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House votes to hold Trump ally Steve Bannon in contempt

Former White House Chief Strategist Steve Bannon exits the Manhattan Federal Court, following his arraignment hearing for conspiracy to commit wire fraud and conspiracy to commit money laundering, in New York, August 20, 2020.

Andrew Kelly | Reuters

The House voted Thursday to hold former Trump advisor Steve Bannon in contempt of Congress for defying a subpoena issued to him by the lawmakers investigating the deadly Capitol riot.

The contempt resolution, which was approved by all Democrats and nine Republicans, will now head to the Department of Justice for possible criminal prosecution.

It’s unclear if prosecutors will ultimately decide to charge Bannon. Contempt of Congress is a misdemeanor punishable by up to one year in jail a maximum fine of $100,000, according to the House select committee investigating the Jan. 6 Capitol invasion.

The vote came three days after former President Donald Trump filed a federal lawsuit attempting to block those investigators from obtaining White House records related to the invasion of the Capitol by hundreds of his supporters.

Trump has asserted that many of those documents are protected by executive privilege. Bannon’s attorney cited the former president’s privilege claim as the basis for his own noncompliance with the subpoena.

But President Joe Biden declined Trump’s request to withhold the records, and the select committee has rejected Bannon’s argument as an “excuse” that fails to justify his total defiance of the subpoena.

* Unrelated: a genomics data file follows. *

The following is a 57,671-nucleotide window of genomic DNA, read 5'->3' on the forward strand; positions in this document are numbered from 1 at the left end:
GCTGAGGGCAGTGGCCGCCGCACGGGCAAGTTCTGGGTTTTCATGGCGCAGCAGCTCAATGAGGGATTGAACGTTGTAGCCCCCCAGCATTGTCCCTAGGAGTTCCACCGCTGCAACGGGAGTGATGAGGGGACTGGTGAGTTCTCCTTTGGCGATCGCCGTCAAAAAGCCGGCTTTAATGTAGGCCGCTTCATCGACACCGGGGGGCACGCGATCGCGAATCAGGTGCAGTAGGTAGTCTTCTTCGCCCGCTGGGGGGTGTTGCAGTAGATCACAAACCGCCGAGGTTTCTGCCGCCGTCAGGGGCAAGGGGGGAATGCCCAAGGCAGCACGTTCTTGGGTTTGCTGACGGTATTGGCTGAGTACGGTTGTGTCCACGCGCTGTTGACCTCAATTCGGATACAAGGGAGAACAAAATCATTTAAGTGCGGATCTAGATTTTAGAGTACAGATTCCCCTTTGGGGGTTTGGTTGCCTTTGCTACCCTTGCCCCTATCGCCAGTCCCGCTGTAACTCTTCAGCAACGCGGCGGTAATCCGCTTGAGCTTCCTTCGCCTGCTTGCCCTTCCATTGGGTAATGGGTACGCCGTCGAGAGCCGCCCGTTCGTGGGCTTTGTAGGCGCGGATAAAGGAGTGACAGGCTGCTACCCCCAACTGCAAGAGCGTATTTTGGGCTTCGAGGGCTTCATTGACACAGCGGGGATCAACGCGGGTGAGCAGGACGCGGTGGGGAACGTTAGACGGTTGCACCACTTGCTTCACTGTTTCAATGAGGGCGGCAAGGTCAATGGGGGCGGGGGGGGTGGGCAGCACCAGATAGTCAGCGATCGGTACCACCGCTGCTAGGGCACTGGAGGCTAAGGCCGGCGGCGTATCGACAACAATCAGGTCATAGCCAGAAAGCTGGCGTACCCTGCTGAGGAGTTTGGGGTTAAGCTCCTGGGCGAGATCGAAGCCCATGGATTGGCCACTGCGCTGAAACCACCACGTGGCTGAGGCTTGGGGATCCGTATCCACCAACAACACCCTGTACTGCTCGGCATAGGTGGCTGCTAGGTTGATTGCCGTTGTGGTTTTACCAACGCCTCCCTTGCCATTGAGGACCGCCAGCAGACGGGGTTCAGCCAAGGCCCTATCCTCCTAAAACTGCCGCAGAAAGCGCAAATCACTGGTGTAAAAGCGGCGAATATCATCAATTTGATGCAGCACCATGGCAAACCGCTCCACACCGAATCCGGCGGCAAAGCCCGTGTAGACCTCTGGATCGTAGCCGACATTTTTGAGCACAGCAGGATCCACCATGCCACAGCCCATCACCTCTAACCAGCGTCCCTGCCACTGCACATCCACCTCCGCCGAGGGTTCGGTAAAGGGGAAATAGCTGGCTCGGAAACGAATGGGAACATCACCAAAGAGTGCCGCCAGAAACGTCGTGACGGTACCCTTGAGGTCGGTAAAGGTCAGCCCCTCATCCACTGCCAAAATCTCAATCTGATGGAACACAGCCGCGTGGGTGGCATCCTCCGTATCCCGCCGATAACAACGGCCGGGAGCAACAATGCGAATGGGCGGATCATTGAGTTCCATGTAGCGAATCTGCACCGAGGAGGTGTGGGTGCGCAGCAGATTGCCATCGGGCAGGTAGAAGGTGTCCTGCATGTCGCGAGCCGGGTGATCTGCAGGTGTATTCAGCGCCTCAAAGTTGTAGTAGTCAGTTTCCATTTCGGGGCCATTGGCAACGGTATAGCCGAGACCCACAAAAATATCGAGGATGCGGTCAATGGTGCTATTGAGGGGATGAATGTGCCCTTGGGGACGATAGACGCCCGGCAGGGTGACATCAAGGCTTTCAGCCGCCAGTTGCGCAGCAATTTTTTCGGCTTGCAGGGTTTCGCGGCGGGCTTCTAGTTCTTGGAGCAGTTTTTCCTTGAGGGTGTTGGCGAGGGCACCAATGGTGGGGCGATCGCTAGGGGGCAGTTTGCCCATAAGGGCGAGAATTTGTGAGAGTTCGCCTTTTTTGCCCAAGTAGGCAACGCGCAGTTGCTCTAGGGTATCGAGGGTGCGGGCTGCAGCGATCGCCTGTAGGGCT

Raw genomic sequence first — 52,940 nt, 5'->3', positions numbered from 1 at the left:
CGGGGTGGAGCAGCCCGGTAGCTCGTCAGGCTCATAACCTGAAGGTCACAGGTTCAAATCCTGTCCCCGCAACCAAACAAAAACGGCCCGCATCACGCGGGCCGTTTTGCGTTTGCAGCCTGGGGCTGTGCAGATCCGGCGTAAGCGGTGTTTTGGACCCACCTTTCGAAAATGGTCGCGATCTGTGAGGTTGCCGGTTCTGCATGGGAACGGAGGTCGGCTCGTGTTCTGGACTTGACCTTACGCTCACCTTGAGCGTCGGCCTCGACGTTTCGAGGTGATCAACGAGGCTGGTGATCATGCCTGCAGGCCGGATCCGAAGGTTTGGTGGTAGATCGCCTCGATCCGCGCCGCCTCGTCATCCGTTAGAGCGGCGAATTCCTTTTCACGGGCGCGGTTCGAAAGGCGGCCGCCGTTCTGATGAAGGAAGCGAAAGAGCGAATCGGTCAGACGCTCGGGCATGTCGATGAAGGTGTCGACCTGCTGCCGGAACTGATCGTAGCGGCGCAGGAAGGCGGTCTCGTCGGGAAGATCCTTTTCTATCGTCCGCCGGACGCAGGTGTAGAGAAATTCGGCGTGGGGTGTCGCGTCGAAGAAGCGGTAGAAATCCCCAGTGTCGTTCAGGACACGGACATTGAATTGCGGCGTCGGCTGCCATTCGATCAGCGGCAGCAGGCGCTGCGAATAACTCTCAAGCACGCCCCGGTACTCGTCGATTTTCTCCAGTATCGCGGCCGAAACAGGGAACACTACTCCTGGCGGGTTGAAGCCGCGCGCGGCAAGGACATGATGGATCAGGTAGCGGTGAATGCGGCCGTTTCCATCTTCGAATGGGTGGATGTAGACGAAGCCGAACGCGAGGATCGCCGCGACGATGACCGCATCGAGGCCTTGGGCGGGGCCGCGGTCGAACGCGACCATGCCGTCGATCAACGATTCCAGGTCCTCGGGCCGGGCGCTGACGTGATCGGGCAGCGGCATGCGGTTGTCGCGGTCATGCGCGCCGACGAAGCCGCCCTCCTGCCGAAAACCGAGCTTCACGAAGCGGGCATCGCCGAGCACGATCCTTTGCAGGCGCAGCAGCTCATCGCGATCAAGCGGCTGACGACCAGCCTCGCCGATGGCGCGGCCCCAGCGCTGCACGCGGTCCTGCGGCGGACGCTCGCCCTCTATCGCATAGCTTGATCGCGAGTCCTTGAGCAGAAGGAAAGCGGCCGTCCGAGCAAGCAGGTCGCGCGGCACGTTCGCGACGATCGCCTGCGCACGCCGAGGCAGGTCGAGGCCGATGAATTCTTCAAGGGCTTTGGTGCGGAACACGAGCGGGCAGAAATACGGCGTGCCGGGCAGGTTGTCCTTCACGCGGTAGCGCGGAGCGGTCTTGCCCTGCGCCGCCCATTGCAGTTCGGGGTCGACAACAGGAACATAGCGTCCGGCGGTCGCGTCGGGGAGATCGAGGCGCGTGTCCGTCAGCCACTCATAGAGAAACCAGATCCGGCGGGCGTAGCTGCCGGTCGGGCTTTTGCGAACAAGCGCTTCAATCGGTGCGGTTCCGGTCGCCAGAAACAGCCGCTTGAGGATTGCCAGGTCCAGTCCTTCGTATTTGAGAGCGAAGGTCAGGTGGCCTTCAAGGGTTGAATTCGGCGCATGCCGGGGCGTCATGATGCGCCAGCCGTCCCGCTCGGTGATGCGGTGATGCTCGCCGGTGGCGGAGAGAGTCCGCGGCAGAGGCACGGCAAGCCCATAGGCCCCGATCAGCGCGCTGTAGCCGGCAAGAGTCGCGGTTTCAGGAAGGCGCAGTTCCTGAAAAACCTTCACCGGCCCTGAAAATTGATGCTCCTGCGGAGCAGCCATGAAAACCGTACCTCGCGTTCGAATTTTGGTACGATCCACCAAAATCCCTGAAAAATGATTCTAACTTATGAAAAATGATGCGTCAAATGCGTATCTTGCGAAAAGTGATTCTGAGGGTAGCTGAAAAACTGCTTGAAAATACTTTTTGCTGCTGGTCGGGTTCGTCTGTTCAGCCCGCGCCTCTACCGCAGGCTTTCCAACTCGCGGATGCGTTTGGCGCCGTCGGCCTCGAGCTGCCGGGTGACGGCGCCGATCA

In remarks on the House floor before the vote, the committee’s leaders stressed the importance of Bannon’s importance as a key witness and defended the legitimacy of their probe against criticism from Republicans.

The panelists pointed repeatedly to Bannon’s remarks the day before the invasion, when he said, “all hell is going to break loose tomorrow.”

That statement and others make clear that Bannon “knew what was going to happen before it did,” select committee vice chair Liz Cheney, R-Wyo., said in a floor speech. “And thus, he must have been aware of, and may have been involved in, the planning of everything that played out on that day.”

“The American people deserve to know what he knew and what he did,” Cheney said.

The select committee, comprising seven Democrats and two Republicans, was formed after Senate republicans voted down an attempt to create an equally bipartisan, “9/11-style” commission to study the Jan. 6 riot. The panel has contacted dozens of witnesses and entities as part of its probe, and has issued subpoenas to other Trump associates including former chief of staff Mark Meadows.

Bannon is the only person to completely defy a subpoena from the committee, chairman Bennie Thompson, D-Miss., said Tuesday, just before the panel voted unanimously to push contempt proceedings forward.

The subpoena to Bannon demanded he produce documents to the committee and sit for a deposition, which was scheduled for last Thursday.

Bannon refused. In a letter to the committee, his attorney, Robert Costello, cited a message from Trump’s counsel Justin Clark, instructing Bannon not to produce any documents or testimony “concerning privileged material.”

This is breaking news. Please check back for updates.

Read More: House votes to hold Trump ally Steve Bannon in contempt

2021-10-21 15:42:29

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